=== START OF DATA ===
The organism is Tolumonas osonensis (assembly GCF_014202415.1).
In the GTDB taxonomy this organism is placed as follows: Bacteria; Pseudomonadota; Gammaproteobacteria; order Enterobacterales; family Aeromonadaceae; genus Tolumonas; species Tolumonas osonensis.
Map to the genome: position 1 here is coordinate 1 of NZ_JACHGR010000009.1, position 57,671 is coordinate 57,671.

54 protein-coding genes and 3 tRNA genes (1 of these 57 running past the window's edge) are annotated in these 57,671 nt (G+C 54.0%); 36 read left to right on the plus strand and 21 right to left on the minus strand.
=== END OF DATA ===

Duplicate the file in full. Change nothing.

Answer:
The organism is Tolumonas osonensis (assembly GCF_014202415.1).
In the GTDB taxonomy this organism is placed as follows: Bacteria; Pseudomonadota; Gammaproteobacteria; order Enterobacterales; family Aeromonadaceae; genus Tolumonas; species Tolumonas osonensis.
Map to the genome: position 1 here is coordinate 1 of NZ_JACHGR010000009.1, position 57,671 is coordinate 57,671.

54 protein-coding genes and 3 tRNA genes (1 of these 57 running past the window's edge) are annotated in these 57,671 nt (G+C 54.0%); 36 read left to right on the plus strand and 21 right to left on the minus strand.